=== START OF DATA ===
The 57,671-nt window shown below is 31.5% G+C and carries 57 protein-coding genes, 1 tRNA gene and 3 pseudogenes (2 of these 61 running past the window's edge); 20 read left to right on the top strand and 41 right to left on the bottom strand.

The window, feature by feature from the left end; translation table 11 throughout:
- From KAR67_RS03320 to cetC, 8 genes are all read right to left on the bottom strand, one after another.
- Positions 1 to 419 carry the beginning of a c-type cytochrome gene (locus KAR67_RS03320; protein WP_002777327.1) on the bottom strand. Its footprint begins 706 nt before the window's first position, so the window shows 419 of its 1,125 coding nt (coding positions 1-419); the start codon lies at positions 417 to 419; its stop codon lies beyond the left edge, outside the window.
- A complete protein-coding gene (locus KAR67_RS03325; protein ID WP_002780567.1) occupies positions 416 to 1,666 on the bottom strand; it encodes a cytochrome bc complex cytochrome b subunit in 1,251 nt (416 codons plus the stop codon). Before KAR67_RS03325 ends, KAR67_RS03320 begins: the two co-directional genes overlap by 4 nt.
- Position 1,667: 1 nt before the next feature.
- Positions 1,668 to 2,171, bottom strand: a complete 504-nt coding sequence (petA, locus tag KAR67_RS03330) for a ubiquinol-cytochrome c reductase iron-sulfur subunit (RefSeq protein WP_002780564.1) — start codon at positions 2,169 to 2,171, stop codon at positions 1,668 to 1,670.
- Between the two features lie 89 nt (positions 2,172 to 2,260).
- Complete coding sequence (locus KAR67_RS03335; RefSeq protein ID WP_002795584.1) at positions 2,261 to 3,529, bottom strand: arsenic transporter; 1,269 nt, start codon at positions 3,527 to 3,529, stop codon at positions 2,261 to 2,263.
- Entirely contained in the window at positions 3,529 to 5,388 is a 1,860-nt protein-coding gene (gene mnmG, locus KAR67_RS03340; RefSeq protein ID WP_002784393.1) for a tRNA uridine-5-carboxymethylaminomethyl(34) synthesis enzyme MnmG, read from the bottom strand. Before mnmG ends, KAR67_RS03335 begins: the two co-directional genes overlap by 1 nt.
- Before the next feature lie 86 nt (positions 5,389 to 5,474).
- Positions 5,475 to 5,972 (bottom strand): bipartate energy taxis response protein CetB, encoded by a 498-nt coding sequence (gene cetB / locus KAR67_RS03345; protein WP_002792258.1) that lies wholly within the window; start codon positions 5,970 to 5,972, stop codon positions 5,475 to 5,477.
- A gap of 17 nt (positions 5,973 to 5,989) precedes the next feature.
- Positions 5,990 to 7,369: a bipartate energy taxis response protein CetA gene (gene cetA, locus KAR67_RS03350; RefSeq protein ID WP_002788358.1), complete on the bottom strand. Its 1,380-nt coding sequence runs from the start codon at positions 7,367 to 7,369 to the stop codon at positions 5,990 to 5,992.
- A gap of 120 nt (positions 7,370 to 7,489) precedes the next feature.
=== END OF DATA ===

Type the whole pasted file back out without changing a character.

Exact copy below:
The 57,671-nt window shown below is 31.5% G+C and carries 57 protein-coding genes, 1 tRNA gene and 3 pseudogenes (2 of these 61 running past the window's edge); 20 read left to right on the top strand and 41 right to left on the bottom strand.

The window, feature by feature from the left end; translation table 11 throughout:
- From KAR67_RS03320 to cetC, 8 genes are all read right to left on the bottom strand, one after another.
- Positions 1 to 419 carry the beginning of a c-type cytochrome gene (locus KAR67_RS03320; protein WP_002777327.1) on the bottom strand. Its footprint begins 706 nt before the window's first position, so the window shows 419 of its 1,125 coding nt (coding positions 1-419); the start codon lies at positions 417 to 419; its stop codon lies beyond the left edge, outside the window.
- A complete protein-coding gene (locus KAR67_RS03325; protein ID WP_002780567.1) occupies positions 416 to 1,666 on the bottom strand; it encodes a cytochrome bc complex cytochrome b subunit in 1,251 nt (416 codons plus the stop codon). Before KAR67_RS03325 ends, KAR67_RS03320 begins: the two co-directional genes overlap by 4 nt.
- Position 1,667: 1 nt before the next feature.
- Positions 1,668 to 2,171, bottom strand: a complete 504-nt coding sequence (petA, locus tag KAR67_RS03330) for a ubiquinol-cytochrome c reductase iron-sulfur subunit (RefSeq protein WP_002780564.1) — start codon at positions 2,169 to 2,171, stop codon at positions 1,668 to 1,670.
- Between the two features lie 89 nt (positions 2,172 to 2,260).
- Complete coding sequence (locus KAR67_RS03335; RefSeq protein ID WP_002795584.1) at positions 2,261 to 3,529, bottom strand: arsenic transporter; 1,269 nt, start codon at positions 3,527 to 3,529, stop codon at positions 2,261 to 2,263.
- Entirely contained in the window at positions 3,529 to 5,388 is a 1,860-nt protein-coding gene (gene mnmG, locus KAR67_RS03340; RefSeq protein ID WP_002784393.1) for a tRNA uridine-5-carboxymethylaminomethyl(34) synthesis enzyme MnmG, read from the bottom strand. Before mnmG ends, KAR67_RS03335 begins: the two co-directional genes overlap by 1 nt.
- Before the next feature lie 86 nt (positions 5,389 to 5,474).
- Positions 5,475 to 5,972 (bottom strand): bipartate energy taxis response protein CetB, encoded by a 498-nt coding sequence (gene cetB / locus KAR67_RS03345; protein WP_002792258.1) that lies wholly within the window; start codon positions 5,970 to 5,972, stop codon positions 5,475 to 5,477.
- A gap of 17 nt (positions 5,973 to 5,989) precedes the next feature.
- Positions 5,990 to 7,369: a bipartate energy taxis response protein CetA gene (gene cetA, locus KAR67_RS03350; RefSeq protein ID WP_002788358.1), complete on the bottom strand. Its 1,380-nt coding sequence runs from the start codon at positions 7,367 to 7,369 to the stop codon at positions 5,990 to 5,992.
- A gap of 120 nt (positions 7,370 to 7,489) precedes the next feature.